PalmIIIxe Connection to TTL Uart on Linux – Part 3 – Getting up to speed

Getting past 19200bps

It really took me a long while before I wrote the post. Partly coz I was really tired after all the mods done to my Palm, but also that after I completed it… I forgot. 🙂

From Part 2 when I last left off, I was really having issues trying to get the Palm to communicate with my Linux system at the full speed. 19200bps was the fastest I could go but I just couldn’t go 115200bps.

Getting all the connections right

After quite a few tries, I finally realised that I not only had to get the Tx/Rx lines correct, which addresses the basics of serial communications in today’s modern systems, but also the traditional lines which is RTS and CTS. My resulting connection diagram is shown below. Once that is sired up correctly, I was able to get connected via the DB9 serial from the Palm to a TTL UART with no issues!

Resulting connections with RTS and CTS also connected.
Final connection diagram which I used for soldering

Once the serial port is setup, there isn’t really much else to do on the hardware front. Once it was possible to get to TTL, converting that to USB or directly connection a TTL to a Raspberry Pi using serial is relatively straight forward. Getting all other pieces of communication to work is simply using older instructions of getting the network connection to the Palm using PPP on linux and/or getting Network Hotsync to work.

In addition, this effectively lays the ground of being able to communicate from the Palm to a Raspberry Pi using simple commands sent over a serial port, and then having a simple serial port daemon listening on the Raspberry to execute the received instructions.

Wrote a simple Palm application to communicate simple commands over the serial port which is then received by a Raspberry Pi Mini mounted behind the Palm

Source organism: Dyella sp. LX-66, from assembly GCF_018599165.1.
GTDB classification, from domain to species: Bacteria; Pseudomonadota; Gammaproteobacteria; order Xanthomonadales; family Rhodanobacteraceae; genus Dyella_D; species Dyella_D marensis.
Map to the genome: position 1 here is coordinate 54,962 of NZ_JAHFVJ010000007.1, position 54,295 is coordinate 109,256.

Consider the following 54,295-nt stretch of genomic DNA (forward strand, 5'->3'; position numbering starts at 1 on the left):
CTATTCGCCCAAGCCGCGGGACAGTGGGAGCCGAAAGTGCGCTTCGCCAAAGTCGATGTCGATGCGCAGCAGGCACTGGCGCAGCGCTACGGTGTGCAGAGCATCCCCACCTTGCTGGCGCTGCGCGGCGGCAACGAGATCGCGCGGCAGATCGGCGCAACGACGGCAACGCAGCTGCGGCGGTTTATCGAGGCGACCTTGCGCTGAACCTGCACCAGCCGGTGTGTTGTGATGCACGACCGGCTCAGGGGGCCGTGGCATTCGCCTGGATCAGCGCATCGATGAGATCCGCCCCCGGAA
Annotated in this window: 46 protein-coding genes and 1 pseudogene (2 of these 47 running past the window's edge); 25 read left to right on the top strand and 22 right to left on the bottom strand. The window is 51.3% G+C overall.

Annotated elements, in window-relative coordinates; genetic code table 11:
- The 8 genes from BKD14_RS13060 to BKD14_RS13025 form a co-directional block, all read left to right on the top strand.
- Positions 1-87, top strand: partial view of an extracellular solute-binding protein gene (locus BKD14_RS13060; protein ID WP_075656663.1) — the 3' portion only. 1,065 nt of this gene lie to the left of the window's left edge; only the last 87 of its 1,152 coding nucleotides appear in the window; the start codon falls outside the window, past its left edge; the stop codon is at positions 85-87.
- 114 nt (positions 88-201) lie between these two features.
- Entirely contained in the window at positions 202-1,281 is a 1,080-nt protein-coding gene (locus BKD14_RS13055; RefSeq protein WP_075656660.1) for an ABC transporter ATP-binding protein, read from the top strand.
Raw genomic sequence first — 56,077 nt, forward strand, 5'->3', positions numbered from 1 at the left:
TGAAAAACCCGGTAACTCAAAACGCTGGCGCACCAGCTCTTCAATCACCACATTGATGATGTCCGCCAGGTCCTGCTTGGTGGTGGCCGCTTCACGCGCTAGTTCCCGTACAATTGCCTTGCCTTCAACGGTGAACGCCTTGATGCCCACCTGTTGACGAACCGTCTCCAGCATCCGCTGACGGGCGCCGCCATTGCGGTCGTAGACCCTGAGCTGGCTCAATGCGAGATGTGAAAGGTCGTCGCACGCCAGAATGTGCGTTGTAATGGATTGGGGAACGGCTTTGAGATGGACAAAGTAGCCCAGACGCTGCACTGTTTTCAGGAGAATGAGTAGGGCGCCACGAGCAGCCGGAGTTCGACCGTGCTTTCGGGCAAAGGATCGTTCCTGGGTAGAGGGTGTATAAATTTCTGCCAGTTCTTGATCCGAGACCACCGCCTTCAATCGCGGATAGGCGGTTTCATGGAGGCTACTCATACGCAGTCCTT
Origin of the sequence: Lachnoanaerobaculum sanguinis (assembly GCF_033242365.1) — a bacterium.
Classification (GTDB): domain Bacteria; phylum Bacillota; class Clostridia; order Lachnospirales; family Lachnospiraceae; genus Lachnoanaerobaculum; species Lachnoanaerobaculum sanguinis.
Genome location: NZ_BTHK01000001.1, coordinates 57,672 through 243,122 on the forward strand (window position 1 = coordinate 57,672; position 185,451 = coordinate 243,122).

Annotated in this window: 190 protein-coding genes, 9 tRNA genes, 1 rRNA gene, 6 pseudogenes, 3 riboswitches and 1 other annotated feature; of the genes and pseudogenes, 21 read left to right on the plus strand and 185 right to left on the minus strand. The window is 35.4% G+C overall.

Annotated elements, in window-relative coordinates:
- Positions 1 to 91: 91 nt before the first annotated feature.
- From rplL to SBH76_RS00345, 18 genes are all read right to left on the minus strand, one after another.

Its been a long while since i last completed this set of hardware “surgery” on my PalmIIIxe. i’m really happy that it works, as i now have the software to get my iCal, Contacts all in this traditional handy device. I also have my own USB sync cable for this and have been able to do things like Network Hotsync etc using pilot-link.

I also learnt about a bunch of things on serial connections, TTL and serial communication. Of course, it also brings me back to Palm programming which was really quite a trip down memory lane. I ams also really happy to have this modification not destroy or disfigure my Palm too much. I now have a 10 pin “expansion port” on the back of my unit, but otherwise, everything still works great. i could still install my old games and utilities into it. It also still functions as my desk calculator. It is a little dated, but i could still install Palm apps like games and utilities to make use of it.

The most disappointing coming out of all this effort was that i couldn’t find the right software to be able to receive email on my palm. Writing an email client is out of my league and applications such as Eudora Internet Suite is severely out of date and i just can’t seem to use that successfully anymore; and i didn’t really want to change the configurations of my email service too much.

In conclusion? Modify your PalmIII if you want to make use of it somewhat. Using AAA batteries is great, and i’m talking about battery life that goes for weeks instead of just a day. Don’t expect it to be transformed into a daily companion now though as you will be challenged to find the software or hardware to be able support all the modern goodies we are now so used to such as Wifi. But having no Internet on the device could also be good…

Its nice to get away from modern tech and connectivity sometimes, and return to simpler times.